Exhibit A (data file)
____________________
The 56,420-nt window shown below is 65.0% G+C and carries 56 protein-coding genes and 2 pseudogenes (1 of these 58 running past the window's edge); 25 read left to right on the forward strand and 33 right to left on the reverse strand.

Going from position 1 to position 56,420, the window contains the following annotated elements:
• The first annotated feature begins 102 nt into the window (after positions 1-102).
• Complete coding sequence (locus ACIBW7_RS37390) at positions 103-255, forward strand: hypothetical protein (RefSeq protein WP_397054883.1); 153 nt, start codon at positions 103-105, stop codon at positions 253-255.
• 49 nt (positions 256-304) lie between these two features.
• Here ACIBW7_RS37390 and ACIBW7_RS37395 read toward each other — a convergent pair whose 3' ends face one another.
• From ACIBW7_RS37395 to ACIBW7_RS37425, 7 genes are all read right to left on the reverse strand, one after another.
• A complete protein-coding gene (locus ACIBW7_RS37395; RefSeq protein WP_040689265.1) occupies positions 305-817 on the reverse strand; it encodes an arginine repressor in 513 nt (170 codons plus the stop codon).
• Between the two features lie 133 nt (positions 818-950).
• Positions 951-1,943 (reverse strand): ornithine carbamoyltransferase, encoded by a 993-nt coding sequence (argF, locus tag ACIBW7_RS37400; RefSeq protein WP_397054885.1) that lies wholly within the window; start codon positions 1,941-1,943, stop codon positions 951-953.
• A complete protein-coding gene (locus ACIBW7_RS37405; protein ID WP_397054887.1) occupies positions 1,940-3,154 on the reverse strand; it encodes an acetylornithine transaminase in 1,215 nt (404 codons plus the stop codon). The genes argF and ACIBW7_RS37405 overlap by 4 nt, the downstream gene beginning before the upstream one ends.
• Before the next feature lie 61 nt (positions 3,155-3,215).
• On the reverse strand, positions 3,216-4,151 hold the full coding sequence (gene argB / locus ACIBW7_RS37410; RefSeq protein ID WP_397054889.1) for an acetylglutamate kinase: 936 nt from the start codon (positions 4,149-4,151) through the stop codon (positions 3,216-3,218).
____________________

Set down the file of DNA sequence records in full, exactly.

The 56,420-nt window shown below is 65.0% G+C and carries 56 protein-coding genes and 2 pseudogenes (1 of these 58 running past the window's edge); 25 read left to right on the forward strand and 33 right to left on the reverse strand.

Going from position 1 to position 56,420, the window contains the following annotated elements:
• The first annotated feature begins 102 nt into the window (after positions 1-102).
• Complete coding sequence (locus ACIBW7_RS37390) at positions 103-255, forward strand: hypothetical protein (RefSeq protein WP_397054883.1); 153 nt, start codon at positions 103-105, stop codon at positions 253-255.
• 49 nt (positions 256-304) lie between these two features.
• Here ACIBW7_RS37390 and ACIBW7_RS37395 read toward each other — a convergent pair whose 3' ends face one another.
• From ACIBW7_RS37395 to ACIBW7_RS37425, 7 genes are all read right to left on the reverse strand, one after another.
• A complete protein-coding gene (locus ACIBW7_RS37395; RefSeq protein WP_040689265.1) occupies positions 305-817 on the reverse strand; it encodes an arginine repressor in 513 nt (170 codons plus the stop codon).
• Between the two features lie 133 nt (positions 818-950).
• Positions 951-1,943 (reverse strand): ornithine carbamoyltransferase, encoded by a 993-nt coding sequence (argF, locus tag ACIBW7_RS37400; RefSeq protein WP_397054885.1) that lies wholly within the window; start codon positions 1,941-1,943, stop codon positions 951-953.
• A complete protein-coding gene (locus ACIBW7_RS37405; protein ID WP_397054887.1) occupies positions 1,940-3,154 on the reverse strand; it encodes an acetylornithine transaminase in 1,215 nt (404 codons plus the stop codon). The genes argF and ACIBW7_RS37405 overlap by 4 nt, the downstream gene beginning before the upstream one ends.
• Before the next feature lie 61 nt (positions 3,155-3,215).
• On the reverse strand, positions 3,216-4,151 hold the full coding sequence (gene argB / locus ACIBW7_RS37410; RefSeq protein ID WP_397054889.1) for an acetylglutamate kinase: 936 nt from the start codon (positions 4,149-4,151) through the stop codon (positions 3,216-3,218).